The child is heard speaking back to the officer, although their answers were redacted by officials. They were taken to the hospital and treated for deep cuts found on their wrists and ankles, as well as severe malnourishment.

While being treated by medical teams, a police report notes plastic wrap, duct tape, and bandages on the child, covering deep wounds. Documents state the skin came off the child while the duct tape was removed.

"I asked child 1 how long the plastic wrap and duct tape were on his legs and wrists," the documents state. "He said since last night. I asked him why they were put on, and he said because the gashes were there and it was supposed to help."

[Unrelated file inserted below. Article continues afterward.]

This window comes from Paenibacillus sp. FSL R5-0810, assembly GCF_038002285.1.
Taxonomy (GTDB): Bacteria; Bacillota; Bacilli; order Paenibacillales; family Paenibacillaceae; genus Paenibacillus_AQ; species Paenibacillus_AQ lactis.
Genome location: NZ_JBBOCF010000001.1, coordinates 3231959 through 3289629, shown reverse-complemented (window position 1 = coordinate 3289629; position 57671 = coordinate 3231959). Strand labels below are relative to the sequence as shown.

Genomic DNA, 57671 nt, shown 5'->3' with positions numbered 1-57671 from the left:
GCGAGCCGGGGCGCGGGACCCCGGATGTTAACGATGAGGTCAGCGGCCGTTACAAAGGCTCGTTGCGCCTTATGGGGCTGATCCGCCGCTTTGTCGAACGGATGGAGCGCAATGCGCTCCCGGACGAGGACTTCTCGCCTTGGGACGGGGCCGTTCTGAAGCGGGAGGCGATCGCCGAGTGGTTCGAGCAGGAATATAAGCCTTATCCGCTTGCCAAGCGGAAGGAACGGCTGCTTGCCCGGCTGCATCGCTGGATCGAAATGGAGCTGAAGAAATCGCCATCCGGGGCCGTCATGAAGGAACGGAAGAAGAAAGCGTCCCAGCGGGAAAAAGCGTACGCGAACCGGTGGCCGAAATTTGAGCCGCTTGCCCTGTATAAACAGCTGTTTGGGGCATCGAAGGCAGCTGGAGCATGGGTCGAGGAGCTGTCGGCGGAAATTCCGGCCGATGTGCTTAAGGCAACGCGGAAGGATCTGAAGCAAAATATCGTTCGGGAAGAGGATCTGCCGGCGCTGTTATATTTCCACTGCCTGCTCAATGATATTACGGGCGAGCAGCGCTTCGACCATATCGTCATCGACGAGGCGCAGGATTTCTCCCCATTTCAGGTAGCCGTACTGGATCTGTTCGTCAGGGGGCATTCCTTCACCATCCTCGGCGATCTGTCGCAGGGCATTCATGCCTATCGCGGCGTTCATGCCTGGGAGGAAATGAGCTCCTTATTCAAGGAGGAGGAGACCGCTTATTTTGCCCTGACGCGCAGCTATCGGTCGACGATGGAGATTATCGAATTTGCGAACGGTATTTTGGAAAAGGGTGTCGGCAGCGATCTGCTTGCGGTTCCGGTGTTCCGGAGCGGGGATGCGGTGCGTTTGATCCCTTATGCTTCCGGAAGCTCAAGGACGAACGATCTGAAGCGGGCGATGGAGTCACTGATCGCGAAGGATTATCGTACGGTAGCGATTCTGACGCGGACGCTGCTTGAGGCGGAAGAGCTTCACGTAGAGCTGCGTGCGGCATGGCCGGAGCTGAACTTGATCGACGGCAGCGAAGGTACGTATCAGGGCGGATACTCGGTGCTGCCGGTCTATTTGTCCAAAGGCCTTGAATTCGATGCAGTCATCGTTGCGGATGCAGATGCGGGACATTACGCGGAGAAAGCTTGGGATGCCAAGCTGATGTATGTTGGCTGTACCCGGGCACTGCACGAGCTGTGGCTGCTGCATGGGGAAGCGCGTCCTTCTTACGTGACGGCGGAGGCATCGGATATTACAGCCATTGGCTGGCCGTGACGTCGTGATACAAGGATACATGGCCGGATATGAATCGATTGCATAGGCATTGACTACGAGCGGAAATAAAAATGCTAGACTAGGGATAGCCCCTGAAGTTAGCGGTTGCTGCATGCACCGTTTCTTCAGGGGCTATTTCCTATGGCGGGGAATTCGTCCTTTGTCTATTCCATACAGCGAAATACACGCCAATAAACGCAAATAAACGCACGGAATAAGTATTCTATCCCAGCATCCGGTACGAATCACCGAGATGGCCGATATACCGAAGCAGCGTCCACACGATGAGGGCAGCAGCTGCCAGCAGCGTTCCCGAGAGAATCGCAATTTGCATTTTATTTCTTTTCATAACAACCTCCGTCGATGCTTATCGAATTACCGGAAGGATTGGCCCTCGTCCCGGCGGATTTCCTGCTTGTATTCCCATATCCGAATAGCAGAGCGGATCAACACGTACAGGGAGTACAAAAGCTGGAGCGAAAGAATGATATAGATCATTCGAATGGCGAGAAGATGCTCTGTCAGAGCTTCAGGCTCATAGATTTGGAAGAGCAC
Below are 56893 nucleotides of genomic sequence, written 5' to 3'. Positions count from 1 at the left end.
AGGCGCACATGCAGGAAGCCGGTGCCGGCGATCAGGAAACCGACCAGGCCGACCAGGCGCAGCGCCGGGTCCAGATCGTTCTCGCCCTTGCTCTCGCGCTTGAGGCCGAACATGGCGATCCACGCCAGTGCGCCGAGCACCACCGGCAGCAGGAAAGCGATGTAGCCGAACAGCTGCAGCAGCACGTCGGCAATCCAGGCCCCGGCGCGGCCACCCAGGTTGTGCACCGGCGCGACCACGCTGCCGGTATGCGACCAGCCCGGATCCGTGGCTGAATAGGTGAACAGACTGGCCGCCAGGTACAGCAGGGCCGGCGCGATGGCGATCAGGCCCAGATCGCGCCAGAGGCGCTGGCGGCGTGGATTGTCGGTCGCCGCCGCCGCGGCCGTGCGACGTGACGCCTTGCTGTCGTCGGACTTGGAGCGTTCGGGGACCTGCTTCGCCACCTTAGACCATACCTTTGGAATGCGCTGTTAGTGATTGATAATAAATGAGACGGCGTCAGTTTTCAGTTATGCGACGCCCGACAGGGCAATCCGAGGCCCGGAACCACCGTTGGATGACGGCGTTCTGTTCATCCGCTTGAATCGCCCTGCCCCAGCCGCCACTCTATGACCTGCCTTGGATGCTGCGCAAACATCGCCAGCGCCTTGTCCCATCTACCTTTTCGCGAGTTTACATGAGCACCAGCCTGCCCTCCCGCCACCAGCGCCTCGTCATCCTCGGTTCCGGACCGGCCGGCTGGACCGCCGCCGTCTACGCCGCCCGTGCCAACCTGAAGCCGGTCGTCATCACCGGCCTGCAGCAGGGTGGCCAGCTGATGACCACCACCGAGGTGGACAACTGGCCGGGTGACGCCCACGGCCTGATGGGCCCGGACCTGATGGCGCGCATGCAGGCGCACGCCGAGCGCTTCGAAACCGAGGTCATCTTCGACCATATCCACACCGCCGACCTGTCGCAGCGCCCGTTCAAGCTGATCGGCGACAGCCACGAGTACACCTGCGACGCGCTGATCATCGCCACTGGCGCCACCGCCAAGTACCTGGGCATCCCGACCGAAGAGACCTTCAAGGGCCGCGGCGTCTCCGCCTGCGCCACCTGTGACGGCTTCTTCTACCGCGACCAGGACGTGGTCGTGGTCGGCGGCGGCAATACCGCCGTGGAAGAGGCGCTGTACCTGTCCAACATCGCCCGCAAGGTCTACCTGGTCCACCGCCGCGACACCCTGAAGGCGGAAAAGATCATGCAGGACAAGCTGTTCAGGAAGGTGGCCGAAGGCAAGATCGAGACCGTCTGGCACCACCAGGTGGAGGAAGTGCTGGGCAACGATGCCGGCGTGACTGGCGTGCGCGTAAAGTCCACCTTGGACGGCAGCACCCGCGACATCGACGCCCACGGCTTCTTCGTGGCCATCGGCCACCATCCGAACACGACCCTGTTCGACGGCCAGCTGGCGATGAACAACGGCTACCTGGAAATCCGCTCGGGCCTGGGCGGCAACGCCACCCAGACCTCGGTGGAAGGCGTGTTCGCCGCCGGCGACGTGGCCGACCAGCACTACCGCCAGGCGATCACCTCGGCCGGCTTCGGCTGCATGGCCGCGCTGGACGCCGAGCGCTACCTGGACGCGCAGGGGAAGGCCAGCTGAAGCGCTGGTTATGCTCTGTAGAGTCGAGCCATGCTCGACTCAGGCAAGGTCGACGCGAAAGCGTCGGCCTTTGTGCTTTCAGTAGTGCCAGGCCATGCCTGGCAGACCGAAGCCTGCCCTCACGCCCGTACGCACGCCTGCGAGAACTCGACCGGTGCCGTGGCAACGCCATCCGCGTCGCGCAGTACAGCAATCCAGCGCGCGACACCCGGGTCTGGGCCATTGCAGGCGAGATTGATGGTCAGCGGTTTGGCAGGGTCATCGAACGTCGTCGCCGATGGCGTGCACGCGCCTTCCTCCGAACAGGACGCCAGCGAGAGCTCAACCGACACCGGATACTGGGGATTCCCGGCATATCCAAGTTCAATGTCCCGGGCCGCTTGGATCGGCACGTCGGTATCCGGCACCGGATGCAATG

The child also told police that Franke and Hildebrandt had tied him to the ground with ropes "to help him with what he has been choosing." He also said they had covered his wounds in cayenne pepper and honey.

SEE MORE: Utah mom Ruby Franke to remain in jail following 1st court appearance

Police enter Hildebrandt's home

After initially responding to the child, officers are seen on body camera footage discussing what to do next.

"We need to identify the house; if there's two other kids there, we need to go through a security sweep of the house and help them," one officer is heard saying.

Once police entered Hildebrandt's home, they discovered a child sitting on the floor in a closet.

"I don't mean to hurt you at all," a police officer said to the child, who remained silent. "I'm not going to hurt you, I promise. See this right here; it's a badge. I'm telling you, I don't hurt people; I'm just trying to make sure you're okay."